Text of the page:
1. the interface is the least important part of the TV experience, voice search, social recommendation or any current form of discoverability may sound good but in essence they do not provide a better experience nor reliability than pressing a channel number and get instant access to the content.

        a Set top box will not make any real difference over the internet without new form a video coding technology, that reduce lag, latency and internet bandwidth

        1. That will all get worked out over time. I’m thinking long term here, as I do, not just today. Given the nature of my work with the industry we plan today for what the world will look like in several years. So this is key to this part of the analysis. What is good, what has potential, what is not good, etc.

          Channels lists is a legacy approach. This will not be the main UI in an on demand world.

          1. which is the reason why i keep saying that the current class of set top are just glorified box on top of your existing cable box build only to help make more money than solving any real problem with TV. everything you pointed about those set top box can be add to our current cable box with just a software and interface Update hence what’s the point.

            a cheap chromecast make more sens in helping building the future that you’re talking about.

            in term of functionality a grid of App are nothing different than a grid of channel in fact it is even more complicated for the consumer to get they head around it.

          2. Your first point is not true because those who give the hardware away are choosing very low-end components and not investing in software because it isn’t a core competency. A company that subsidizes your cable set top box will do so with the cheapest solution possible.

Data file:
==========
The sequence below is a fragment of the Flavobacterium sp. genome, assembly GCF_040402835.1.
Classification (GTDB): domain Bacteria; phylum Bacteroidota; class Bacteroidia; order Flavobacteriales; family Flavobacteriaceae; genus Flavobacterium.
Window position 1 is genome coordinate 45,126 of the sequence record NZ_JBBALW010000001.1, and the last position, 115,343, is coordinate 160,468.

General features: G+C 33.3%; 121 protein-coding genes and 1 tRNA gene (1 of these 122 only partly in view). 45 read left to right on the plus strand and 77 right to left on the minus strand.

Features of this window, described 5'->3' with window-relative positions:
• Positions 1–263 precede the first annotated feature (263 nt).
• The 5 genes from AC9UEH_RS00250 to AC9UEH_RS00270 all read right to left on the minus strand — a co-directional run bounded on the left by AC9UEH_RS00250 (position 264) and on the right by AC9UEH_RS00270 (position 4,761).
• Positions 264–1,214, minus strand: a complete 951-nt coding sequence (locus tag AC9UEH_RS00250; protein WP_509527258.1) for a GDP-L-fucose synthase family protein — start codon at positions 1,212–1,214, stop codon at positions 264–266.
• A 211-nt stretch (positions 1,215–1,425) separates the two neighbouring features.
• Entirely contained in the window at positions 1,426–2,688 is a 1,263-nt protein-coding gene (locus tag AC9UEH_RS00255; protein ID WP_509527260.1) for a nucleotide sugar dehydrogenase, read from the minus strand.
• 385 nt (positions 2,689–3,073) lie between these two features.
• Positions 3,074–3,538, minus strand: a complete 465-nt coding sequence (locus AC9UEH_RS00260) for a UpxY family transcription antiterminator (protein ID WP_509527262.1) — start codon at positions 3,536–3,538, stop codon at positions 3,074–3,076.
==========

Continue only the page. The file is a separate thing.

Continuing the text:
The FCC would love to break this up and I’ve talked to them about this a number of times but there is too much control by MSOs. This will eventually get broken I’m certain and consumers will be able to chose whatever hardware they want to connect to bundled services and choose those services providers as they please. This is absolutely inevitable I just have no idea when.

          3. But, but, but… It’s a vertically integrated business model…
            Isn’t that supposed to be ‘good’? (I mean for the customer, it’s great for the supplier). 😉

          4. FTC cannot force the media or cable company to give access to their content to other company, like forcing Apple to give access to IOS, if the Future is App what will prevent these cable company from turning their channel package into App that can provide a better experience than third party app on any set top box.

            without content set top box wont go anywhere

          5. The FCC did this exact thing with Bell Labs in the day. They broke the model where you had to get the dedicated hardware from the phone company and then innovation in hardware took place.